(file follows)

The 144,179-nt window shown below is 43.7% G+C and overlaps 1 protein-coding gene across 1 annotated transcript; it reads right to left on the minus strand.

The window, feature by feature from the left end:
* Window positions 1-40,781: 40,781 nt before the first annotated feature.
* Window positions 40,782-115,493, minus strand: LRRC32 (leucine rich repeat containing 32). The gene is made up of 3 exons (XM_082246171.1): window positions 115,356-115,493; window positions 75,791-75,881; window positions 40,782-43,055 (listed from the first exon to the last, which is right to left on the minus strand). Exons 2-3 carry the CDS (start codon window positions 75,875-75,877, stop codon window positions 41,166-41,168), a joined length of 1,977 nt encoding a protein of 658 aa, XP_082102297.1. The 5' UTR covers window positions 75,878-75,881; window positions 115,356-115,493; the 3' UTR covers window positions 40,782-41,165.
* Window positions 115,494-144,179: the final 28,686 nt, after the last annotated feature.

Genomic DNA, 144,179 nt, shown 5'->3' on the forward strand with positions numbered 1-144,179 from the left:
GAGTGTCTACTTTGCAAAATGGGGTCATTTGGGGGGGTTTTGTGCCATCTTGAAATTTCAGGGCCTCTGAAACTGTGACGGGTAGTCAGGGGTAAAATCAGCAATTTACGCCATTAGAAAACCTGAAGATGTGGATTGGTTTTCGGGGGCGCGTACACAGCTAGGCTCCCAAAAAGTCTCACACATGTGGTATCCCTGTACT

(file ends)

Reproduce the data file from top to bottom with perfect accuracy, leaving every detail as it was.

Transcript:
The 144,179-nt window shown below is 43.7% G+C and overlaps 1 protein-coding gene across 1 annotated transcript; it reads right to left on the minus strand.

The window, feature by feature from the left end:
* Window positions 1-40,781: 40,781 nt before the first annotated feature.
* Window positions 40,782-115,493, minus strand: LRRC32 (leucine rich repeat containing 32). The gene is made up of 3 exons (XM_082246171.1): window positions 115,356-115,493; window positions 75,791-75,881; window positions 40,782-43,055 (listed from the first exon to the last, which is right to left on the minus strand). Exons 2-3 carry the CDS (start codon window positions 75,875-75,877, stop codon window positions 41,166-41,168), a joined length of 1,977 nt encoding a protein of 658 aa, XP_082102297.1. The 5' UTR covers window positions 75,878-75,881; window positions 115,356-115,493; the 3' UTR covers window positions 40,782-41,165.
* Window positions 115,494-144,179: the final 28,686 nt, after the last annotated feature.

Genomic DNA, 144,179 nt, shown 5'->3' on the forward strand with positions numbered 1-144,179 from the left:
GAGTGTCTACTTTGCAAAATGGGGTCATTTGGGGGGGTTTTGTGCCATCTTGAAATTTCAGGGCCTCTGAAACTGTGACGGGTAGTCAGGGGTAAAATCAGCAATTTACGCCATTAGAAAACCTGAAGATGTGGATTGGTTTTCGGGGGCGCGTACACAGCTAGGCTCCCAAAAAGTCTCACACATGTGGTATCCCTGTACT